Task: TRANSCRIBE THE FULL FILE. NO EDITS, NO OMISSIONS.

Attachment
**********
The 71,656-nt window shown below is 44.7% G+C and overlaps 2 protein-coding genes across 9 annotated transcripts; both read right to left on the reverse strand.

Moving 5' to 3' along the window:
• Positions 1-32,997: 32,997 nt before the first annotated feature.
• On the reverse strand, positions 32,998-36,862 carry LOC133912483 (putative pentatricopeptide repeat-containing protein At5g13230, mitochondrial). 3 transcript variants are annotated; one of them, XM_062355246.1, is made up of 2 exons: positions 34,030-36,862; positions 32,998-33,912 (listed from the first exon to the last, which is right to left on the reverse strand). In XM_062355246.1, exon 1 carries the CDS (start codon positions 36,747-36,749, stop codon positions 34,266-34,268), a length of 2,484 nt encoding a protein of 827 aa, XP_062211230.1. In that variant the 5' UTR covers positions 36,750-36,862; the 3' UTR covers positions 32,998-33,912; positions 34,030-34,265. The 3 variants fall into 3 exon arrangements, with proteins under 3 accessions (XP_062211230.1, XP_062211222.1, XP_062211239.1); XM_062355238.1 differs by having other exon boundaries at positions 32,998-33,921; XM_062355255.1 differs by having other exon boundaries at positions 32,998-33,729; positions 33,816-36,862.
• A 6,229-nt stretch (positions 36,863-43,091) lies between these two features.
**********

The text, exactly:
The 71,656-nt window shown below is 44.7% G+C and overlaps 2 protein-coding genes across 9 annotated transcripts; both read right to left on the reverse strand.

Moving 5' to 3' along the window:
• Positions 1-32,997: 32,997 nt before the first annotated feature.
• On the reverse strand, positions 32,998-36,862 carry LOC133912483 (putative pentatricopeptide repeat-containing protein At5g13230, mitochondrial). 3 transcript variants are annotated; one of them, XM_062355246.1, is made up of 2 exons: positions 34,030-36,862; positions 32,998-33,912 (listed from the first exon to the last, which is right to left on the reverse strand). In XM_062355246.1, exon 1 carries the CDS (start codon positions 36,747-36,749, stop codon positions 34,266-34,268), a length of 2,484 nt encoding a protein of 827 aa, XP_062211230.1. In that variant the 5' UTR covers positions 36,750-36,862; the 3' UTR covers positions 32,998-33,912; positions 34,030-34,265. The 3 variants fall into 3 exon arrangements, with proteins under 3 accessions (XP_062211230.1, XP_062211222.1, XP_062211239.1); XM_062355238.1 differs by having other exon boundaries at positions 32,998-33,921; XM_062355255.1 differs by having other exon boundaries at positions 32,998-33,729; positions 33,816-36,862.
• A 6,229-nt stretch (positions 36,863-43,091) lies between these two features.